Even the potential audience of your work is all over the place. As a software engineer: your audience is the software's users. As a data scientist: Its the software's users, its the developers, its accountants in the finance department, its other researchers at a conference, its the general audience reading the corporate blog, its the marketing department, its whatever C-level executive looking at report. All of whom have vastly different needs and expectations.


Reaching out to 10 companies is not enough for remote positions. They might be flooded with hundreds of resumes from around the world.

Check out what people in other industries go through, for context:

https://www.reddit.com/r/dataisbeautiful/comments/b5sfbh/my_...


I have a similar experience with a twist. I rarely even get called for jobs I apply for, but by setting my LinkedIn profile to the equivalent of "Actively hunting," I get lots of calls by recruiters. Again, they call about positions that I'd NOT apply to but hey, they still pay well. And they're remote.


If someone’s going to hire you remote shouldn’t you demonstrate your ability to communicate well in text and elaborate on what makes you a good choice in a well written, directed cover letter?


In my entire decade+ career in bigtech, I've never used or looked at a single cover letter.

Cover letters are a waste, and rightfully ignored.


Hiring is the topic where people are most eager to assert what's important or useless, normal or weird.

And they contradict each other, constantly. This is what the difference in culture between companies is.

We can't even globally define what a resume/CV is.


yeah the cookie-cutter cover letters are useless, but i've hired people who write: "i love you are working in machine vision, i've worked with x,y and z tech to build _. I could augment your efforts in these fields...".

Call it what you will a cover message or note perhaps.


Now if you want a job outside of FAANGM (bigtech), a well written cover letter will make you the shoe-in candidate.

YMMV


I’ve literally never had to write a cover letter in my 6+ year career in tech outside of FAANGM. Complete waste of time imho.


I hire and pay top of market and I definitely look at cover letters, at least scan them (some are huge tells that they don’t even know what we do, so it weeds out the candidate), and often they’re the thing that differentiates the various candidates who have similar backgrounds. I’ve also hired lots of people without cover letters. I don’t think spending a few minutes writing a paragraph like another poster stated above is a waste of time.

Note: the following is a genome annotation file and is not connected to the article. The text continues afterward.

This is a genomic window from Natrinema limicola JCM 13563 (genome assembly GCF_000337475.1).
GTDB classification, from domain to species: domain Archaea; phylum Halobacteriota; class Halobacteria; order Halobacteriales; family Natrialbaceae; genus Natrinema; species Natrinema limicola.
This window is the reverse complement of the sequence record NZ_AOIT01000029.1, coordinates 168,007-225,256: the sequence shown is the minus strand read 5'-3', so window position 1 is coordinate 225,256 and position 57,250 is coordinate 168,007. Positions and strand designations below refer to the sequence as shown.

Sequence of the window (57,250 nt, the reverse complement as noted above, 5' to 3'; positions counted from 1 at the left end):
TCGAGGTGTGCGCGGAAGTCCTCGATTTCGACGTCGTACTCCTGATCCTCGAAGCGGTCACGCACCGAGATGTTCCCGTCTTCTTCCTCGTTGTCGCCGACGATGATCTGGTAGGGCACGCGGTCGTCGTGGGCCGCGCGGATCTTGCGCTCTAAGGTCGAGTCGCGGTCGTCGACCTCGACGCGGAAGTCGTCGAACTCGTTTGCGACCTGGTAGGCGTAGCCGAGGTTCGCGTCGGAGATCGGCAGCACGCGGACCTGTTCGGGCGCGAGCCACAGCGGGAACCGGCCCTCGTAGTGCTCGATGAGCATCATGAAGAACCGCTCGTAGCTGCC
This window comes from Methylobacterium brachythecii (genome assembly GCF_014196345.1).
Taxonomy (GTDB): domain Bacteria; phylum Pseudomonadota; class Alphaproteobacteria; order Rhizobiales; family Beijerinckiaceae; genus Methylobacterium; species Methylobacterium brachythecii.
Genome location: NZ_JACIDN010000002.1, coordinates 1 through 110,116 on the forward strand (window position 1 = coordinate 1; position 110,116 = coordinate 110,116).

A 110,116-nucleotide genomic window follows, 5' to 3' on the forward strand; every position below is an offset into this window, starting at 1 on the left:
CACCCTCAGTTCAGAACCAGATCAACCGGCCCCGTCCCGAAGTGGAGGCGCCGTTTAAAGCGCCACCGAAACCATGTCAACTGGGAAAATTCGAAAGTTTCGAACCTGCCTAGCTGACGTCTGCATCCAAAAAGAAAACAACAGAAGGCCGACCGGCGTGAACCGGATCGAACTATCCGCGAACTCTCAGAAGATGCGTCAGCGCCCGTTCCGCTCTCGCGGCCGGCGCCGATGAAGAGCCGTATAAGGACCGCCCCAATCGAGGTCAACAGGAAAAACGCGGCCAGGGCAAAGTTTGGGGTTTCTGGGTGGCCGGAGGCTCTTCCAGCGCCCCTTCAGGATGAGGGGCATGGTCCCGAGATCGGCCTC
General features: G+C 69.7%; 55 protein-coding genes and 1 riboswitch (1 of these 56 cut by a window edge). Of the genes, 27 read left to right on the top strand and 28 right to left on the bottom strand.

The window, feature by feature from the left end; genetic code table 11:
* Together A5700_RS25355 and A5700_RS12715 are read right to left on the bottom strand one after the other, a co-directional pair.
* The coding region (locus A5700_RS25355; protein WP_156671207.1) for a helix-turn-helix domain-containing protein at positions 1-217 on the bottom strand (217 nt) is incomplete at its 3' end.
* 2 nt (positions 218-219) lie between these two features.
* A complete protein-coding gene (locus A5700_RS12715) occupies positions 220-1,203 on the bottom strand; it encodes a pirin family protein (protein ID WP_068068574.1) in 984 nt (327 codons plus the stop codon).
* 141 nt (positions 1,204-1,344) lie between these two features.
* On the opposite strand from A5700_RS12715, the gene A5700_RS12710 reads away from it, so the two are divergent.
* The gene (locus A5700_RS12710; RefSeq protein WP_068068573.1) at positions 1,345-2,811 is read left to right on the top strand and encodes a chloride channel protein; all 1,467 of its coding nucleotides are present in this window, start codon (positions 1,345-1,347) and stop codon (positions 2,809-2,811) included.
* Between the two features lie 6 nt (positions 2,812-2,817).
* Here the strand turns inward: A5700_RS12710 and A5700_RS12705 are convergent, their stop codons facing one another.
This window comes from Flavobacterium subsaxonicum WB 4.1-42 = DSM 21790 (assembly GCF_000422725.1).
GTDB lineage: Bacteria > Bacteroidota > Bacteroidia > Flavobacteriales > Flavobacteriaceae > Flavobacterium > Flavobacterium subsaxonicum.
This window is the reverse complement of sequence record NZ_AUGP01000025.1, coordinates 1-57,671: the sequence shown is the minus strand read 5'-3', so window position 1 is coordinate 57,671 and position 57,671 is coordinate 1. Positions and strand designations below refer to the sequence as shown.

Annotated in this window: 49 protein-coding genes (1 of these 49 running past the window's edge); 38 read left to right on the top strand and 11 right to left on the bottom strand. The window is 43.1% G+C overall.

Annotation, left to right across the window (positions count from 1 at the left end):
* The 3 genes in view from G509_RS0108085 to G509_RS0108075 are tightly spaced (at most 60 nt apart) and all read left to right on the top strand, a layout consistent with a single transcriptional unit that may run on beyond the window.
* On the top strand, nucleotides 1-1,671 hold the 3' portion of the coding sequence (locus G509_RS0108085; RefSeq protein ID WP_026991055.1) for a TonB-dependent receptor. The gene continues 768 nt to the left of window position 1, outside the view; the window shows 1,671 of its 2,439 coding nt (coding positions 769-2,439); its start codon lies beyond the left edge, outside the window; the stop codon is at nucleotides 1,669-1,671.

How are you sure you're paying top of market?


And i'm explaining from my 22 year career, my best positions came with a cover letter


HR strip cover letters before they get to the engineers where I work.


What makes you assume that they didn't, out of interest?


GP: “Honestly I was pretty lazy about it, and didn't write cover letters or anything”


My mistake, sorry. Missed thst last paragraph somehow.


No one cares about cover letters, but you do have to put in some effort towards marketing yourself. Have an up to date LinkedIn profile. Reach out to the company's recruiters and ask to schedule a call (instead of just applying online). Try and get an internal referral through friends (or friends of friends, friends of friends of friends).


Maybe not all tech is benefiting as evenly? My company is mostly data science. We don't seen to have an issue filling those spots. Software engineering job postings have been open for months and as far as I know, nobody has been interviewed.


This is kinda of discouraging. I want to bring my income up soon and was wondering since people say the markets so good if I could spend some months skilling up and then trying to send out some resumes. Also I don’t really have the resources to move and was mainly going to target remote roles.


I think data science roles are not nearly as in-demand as software roles are. Remote positions for software seem to me at least to be pretty easy to come by. If you are in the data side of things but really need a new job, adding software skills would be a relatively easy lateral move (at least compared to switching to a non-technical role or field anyway).


I can’t capitalize on my interviews but I get a few through recruiters. Just get into one system - like CyberCoders or teksystems and you will get bombarded as resume gets passed around. They have a relationship w the companies so they forward you directly


Easiest way would be to just find a recruiter on LinkedIn and message them


Find a good recruiter and put a solid profile on LinkedIn. The difference is night and day.


> Find a good recruiter

I'm going to throw my voice into the ring on this specific line; recruiters get a bad name (often deservedly), but I found my current job (coming up on 3 years) through a local recruiter that contacted me. The whole job search once they got involved turned into an incredibly fast, easy process; they were great about finding companies that matched up with my skills/conditions, they even did some salary negotiation (which I am terrible at).

It was a really positive experience. I'm not going to say every recruiter would be like that, I'm sure many (even the majority) are not. But if you're looking for a job and having a lot of difficulty just finding places to apply, think about finding a recruiting firm to help.